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Science Holidays: Pi Day, Einstein, Equinoxes & The Poles Of Uranus

Topics: Holidays | Add A CommentBy admin | March 13, 2010

This time we forsake religious holidays for scientific ones, and end up talking in circles about Pi Day, Hole Theories, poles, and why Uranus won’t get up off its axis.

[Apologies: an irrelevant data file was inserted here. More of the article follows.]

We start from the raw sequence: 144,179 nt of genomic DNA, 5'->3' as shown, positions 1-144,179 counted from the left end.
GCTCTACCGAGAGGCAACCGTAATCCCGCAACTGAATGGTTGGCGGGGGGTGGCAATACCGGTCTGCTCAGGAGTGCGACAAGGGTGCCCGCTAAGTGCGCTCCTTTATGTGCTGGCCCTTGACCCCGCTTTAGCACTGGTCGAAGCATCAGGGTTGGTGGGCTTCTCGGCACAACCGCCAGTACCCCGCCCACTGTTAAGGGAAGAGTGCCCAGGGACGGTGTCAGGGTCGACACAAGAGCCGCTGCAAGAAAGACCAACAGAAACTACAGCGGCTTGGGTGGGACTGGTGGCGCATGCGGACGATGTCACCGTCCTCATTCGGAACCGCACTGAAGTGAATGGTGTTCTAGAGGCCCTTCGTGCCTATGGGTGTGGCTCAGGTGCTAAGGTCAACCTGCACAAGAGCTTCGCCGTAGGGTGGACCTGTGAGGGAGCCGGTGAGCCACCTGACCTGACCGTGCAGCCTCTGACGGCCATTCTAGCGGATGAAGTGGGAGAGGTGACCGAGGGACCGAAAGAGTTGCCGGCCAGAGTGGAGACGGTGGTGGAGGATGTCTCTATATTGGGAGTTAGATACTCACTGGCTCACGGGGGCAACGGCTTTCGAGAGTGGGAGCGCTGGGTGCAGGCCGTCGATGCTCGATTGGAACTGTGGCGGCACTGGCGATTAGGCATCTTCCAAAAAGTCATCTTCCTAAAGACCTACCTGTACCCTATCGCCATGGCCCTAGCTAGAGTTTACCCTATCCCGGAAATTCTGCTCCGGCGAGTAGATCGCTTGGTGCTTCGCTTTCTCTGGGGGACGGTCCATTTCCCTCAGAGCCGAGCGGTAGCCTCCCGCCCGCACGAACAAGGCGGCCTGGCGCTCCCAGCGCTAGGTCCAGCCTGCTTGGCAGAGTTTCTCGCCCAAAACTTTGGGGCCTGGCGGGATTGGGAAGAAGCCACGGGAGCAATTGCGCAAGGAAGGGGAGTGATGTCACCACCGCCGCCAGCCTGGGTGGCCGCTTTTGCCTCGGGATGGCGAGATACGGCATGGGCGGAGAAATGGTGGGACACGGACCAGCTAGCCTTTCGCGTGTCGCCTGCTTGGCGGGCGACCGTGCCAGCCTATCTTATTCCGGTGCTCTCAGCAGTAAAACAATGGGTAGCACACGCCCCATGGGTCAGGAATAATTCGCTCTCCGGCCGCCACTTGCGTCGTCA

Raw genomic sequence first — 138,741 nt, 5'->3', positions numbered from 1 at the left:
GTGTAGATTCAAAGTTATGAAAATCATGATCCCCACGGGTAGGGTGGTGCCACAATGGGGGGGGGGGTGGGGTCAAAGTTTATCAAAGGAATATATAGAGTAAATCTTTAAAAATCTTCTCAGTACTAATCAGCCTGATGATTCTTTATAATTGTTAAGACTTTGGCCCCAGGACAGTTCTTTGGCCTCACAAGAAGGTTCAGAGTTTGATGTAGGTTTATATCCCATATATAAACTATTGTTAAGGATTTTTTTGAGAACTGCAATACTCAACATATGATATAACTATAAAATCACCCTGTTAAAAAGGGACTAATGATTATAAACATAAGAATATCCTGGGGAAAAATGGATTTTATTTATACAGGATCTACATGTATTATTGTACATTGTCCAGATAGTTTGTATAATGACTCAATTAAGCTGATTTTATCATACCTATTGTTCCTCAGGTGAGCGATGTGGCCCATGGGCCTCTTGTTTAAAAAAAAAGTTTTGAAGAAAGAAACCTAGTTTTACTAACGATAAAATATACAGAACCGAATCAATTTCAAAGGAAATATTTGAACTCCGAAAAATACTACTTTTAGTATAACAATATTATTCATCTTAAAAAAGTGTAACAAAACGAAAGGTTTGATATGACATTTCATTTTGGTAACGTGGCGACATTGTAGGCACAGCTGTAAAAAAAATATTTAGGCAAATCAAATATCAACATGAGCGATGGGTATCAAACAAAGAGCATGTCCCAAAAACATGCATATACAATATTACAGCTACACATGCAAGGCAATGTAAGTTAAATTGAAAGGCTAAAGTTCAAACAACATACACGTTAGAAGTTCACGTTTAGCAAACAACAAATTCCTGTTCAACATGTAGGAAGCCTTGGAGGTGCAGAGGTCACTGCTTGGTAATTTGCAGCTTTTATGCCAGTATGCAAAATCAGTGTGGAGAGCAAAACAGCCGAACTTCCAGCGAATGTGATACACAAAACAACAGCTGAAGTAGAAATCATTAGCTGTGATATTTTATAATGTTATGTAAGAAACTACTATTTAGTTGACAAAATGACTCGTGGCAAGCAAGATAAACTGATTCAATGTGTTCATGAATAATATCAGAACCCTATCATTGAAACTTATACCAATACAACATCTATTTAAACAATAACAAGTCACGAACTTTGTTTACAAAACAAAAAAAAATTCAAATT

You don’t have to be Einstein to figure out that Pi Day is coming ’round again on March 14th, but if you were, it would be easier to remember, because it would also be your birthday. It also helps that Pi Day falls on 3.14, because well, that’s Pi. At least the “Pi For Dummies” version. For the longer, but still not full-size version (only a million digits) go here. March seems to have an astronomical number of math and science related “holidays”; not only do we bend time itself the day after Einstein’s birthday with Daylight Savings Time (which is bad for your health, by the way), but the following week we have the Vernal Equinox (that’s “First Day of Spring” for you lay people) which marks the halfway point between the longest and shortest days of the year. And don’t forget, it was on March 13, 1781 that William Herschel’s assistant climbed up on her ladder to adjust the telescope and Herschel said “I can see UranusĀ  quite clearly tonight“. Bad astronomy jokes aside, Uranus is an odd planet. All the other planets keep their axes in line, spinning vertically like little tops. But at Uranus’ equinoxes, it points its pole straight at the Sun. Which probably has something to with why – in astrology – Uranus represents sudden and unexpected changes and breaking with convention. It may seem like I’m talking in circles here, but what else would you expect when touching on transcendental numbers and the birthday of a guy who struggled with a hole theory?